This gallery contains 1 photo.
This gallery contains 2 photos.
It's been about 30 years that Benetina D'Souza has been coming from Merces to the Mapusa bazaar to sell salt extracted traditionally from the local salt-pans. Earlier, she used to move from door to door in the villages to sell the taste giver. Of late, though she and her neighbour sell it opposite the Moddkeam (pottery) Bazaar, almost at the southern extremity of the Mapusa market. What's more interesting is that since the last couple of years of so Benetina has been selling pinkish salt, which comes from Gujrat. It's rock salt... much more saltier than local salt and almost four times costlier too.
We’ve been visiting the Mapusa Market every other day, and I find myself drawn to certain lanes and sellers more than others – those selling avocado, breads, brown rice – all the good stuff that I like to have but avoid buying out of sheer laziness from having to go all the way to the market. The local grocers and vegetable vendors in my area don’t always keep this stuff, and even if they do, there’s not enough of it to give you the pleasure of sifting through a whole lot before finalising on which one to buy.
The avocados come from Bangalore, I’m told. Which probably means the areas around the city; I don’t think Bangalore has enough green spaces left for growing avocados, though I’ll be happy to be proved wrong. I bought an avocado during the 100-rupee-dash game that we played in the market last week, but that obviously didn’t whet my appetite for guacamole, so I found myself prowling around the avocado stalls once again a few days ago.. And bought one. A second time.
When guacamole is around, can bread be far behind? A walk past the bread shops brought to my notice a new kind of bread, which my local bakeries don’t bake – ‘sweet poyee‘. Not one with a sweet tooth, I was apprehensive about buying this at first, but decided to try some out anyway. It’s not really sweet, just not as wheaty and coarse as the regular poyee. It has a smooth surface and is made primarily from maida (all-purpose flour). Went well with the guacamole though.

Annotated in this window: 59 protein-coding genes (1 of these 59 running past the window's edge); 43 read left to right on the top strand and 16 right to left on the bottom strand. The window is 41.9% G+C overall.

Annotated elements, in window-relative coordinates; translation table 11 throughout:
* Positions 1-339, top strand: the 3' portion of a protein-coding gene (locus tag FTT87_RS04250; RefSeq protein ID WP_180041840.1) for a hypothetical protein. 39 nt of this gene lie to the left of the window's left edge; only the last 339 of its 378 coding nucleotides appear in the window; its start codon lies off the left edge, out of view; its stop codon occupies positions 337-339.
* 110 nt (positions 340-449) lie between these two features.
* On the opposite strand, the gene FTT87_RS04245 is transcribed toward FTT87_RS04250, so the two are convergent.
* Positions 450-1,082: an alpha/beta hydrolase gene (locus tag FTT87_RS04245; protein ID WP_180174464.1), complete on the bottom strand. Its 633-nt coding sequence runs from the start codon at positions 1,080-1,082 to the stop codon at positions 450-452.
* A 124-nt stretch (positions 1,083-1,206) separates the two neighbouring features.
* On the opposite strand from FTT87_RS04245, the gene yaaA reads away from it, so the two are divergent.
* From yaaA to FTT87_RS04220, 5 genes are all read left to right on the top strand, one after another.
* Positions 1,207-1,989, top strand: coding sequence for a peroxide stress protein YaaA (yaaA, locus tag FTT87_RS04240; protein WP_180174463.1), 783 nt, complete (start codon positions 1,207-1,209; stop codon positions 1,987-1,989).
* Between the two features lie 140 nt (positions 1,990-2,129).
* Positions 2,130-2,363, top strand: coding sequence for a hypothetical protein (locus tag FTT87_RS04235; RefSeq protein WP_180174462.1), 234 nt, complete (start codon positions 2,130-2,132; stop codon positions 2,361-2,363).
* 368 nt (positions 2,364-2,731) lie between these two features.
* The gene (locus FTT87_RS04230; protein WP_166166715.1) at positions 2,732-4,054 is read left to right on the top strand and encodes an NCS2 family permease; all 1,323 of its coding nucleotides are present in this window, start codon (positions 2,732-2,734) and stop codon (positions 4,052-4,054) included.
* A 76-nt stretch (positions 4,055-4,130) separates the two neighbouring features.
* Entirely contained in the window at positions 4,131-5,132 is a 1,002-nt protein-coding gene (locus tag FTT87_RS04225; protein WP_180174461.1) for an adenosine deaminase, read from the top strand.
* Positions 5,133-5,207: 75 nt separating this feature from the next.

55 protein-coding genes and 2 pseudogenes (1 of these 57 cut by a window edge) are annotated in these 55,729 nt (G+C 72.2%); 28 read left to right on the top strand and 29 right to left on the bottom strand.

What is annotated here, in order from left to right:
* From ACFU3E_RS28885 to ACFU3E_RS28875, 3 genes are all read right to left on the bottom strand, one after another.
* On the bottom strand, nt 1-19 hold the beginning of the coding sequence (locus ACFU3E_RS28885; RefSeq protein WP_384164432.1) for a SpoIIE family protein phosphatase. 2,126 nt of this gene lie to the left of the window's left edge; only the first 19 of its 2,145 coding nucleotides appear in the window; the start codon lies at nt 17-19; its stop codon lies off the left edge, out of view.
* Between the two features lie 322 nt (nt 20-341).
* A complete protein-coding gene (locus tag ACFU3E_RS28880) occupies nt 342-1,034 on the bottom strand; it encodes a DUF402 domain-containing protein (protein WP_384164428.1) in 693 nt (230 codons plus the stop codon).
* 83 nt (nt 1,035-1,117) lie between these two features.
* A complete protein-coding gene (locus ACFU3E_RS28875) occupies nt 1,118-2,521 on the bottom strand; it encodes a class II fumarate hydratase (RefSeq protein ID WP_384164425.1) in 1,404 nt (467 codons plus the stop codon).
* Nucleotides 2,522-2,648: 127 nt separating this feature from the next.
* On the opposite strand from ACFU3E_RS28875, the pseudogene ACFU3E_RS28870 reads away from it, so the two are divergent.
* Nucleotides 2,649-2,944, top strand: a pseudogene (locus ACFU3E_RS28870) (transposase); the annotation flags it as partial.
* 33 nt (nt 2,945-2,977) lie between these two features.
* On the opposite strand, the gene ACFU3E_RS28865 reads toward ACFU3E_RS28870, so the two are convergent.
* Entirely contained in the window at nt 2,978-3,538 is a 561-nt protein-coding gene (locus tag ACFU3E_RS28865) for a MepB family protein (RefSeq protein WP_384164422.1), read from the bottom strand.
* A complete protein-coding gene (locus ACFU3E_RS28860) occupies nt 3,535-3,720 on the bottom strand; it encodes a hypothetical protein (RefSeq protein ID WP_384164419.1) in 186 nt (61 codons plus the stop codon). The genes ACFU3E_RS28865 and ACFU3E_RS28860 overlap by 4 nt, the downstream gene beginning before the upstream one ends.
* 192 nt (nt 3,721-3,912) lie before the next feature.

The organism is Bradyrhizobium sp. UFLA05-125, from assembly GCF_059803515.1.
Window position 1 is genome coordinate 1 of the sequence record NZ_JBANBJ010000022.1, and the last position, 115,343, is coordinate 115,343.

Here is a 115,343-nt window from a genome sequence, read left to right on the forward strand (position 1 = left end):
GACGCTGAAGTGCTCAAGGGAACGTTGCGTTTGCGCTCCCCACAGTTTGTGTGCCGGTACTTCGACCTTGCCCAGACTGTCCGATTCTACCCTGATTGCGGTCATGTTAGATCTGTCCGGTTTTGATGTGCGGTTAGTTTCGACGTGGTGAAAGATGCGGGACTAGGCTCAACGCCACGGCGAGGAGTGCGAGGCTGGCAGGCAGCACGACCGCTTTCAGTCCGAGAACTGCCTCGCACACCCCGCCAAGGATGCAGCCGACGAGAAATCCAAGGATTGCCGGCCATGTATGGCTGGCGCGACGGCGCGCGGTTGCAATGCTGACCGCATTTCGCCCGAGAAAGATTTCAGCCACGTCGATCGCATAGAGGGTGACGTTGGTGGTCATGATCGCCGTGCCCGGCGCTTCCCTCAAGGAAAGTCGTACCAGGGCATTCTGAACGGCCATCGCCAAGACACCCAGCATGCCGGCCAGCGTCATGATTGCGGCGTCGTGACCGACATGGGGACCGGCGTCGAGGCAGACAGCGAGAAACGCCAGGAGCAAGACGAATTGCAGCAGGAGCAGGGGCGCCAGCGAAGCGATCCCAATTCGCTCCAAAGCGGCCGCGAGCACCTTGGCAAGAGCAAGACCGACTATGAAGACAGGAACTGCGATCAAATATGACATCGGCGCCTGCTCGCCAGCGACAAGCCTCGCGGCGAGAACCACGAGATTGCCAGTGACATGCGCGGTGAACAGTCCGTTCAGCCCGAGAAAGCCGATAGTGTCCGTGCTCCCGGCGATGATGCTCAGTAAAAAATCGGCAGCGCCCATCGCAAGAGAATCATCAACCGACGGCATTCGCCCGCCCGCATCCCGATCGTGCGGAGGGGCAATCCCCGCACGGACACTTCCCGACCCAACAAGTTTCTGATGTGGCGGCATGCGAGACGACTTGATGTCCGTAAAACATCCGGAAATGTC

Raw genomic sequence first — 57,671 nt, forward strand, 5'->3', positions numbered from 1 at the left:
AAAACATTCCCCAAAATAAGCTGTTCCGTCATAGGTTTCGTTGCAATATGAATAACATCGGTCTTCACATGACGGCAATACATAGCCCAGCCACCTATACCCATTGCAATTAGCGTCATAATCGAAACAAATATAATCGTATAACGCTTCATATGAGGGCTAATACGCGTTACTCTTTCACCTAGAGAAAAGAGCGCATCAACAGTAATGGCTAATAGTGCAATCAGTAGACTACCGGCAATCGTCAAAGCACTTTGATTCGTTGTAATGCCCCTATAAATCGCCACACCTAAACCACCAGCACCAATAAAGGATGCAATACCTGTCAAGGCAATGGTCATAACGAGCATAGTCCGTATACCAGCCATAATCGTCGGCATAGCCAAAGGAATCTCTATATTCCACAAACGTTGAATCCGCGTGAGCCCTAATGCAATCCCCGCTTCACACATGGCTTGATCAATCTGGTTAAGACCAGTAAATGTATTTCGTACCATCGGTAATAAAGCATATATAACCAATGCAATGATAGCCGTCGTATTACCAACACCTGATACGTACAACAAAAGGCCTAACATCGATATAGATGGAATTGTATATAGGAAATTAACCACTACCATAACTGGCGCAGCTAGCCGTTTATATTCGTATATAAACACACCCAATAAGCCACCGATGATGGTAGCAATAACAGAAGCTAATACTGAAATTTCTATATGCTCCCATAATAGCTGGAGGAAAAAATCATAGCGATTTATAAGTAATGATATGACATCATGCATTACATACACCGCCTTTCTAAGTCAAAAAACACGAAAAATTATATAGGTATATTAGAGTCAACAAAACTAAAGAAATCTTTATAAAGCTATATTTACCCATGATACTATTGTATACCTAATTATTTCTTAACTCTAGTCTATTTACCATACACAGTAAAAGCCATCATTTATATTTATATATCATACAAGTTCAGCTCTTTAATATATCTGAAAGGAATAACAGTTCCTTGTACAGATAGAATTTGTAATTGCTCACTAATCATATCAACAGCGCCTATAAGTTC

Past the bakery, I moved on to the pottery shed. Terracotta work is always interesting, and having tried my hand at terracotta work myself, I know the amount of effort that goes into making something from scratch, right from making the clay to baking the item in a kiln and getting it ready. Some years ago, while working on a similar project at Siolim market, I had bought an earthen jug from a woman potter from Anjuna. It was a nice piece of work – hand patted and shaped brilliantly – snout, handle, lid and all. Over the years, minus a lid and with some cracks having developed on its side, the jug was ready to be replaced. I managed to find this in Mapusa Market – an almost identical piece, but probably not made by the same woman. The seller at the stall told me that it came from Bicholim, and couldn’t confirm whether it was hand-patted or made on a wheel. The similarity is striking, as you can see from the photos.
Finally, there was the brown rice. Bought from the woman we interviewed on Friday – she comes from Moira, and sits with a sackful of brown rice near the vegetable sellers (though when I bought it the second time, she was beyond the fruit sellers’ lane). I also learnt that the handmade ‘cup’ that they use for measuring the rice (no balance, no metric system here) is made of wood from the jackfruit tree.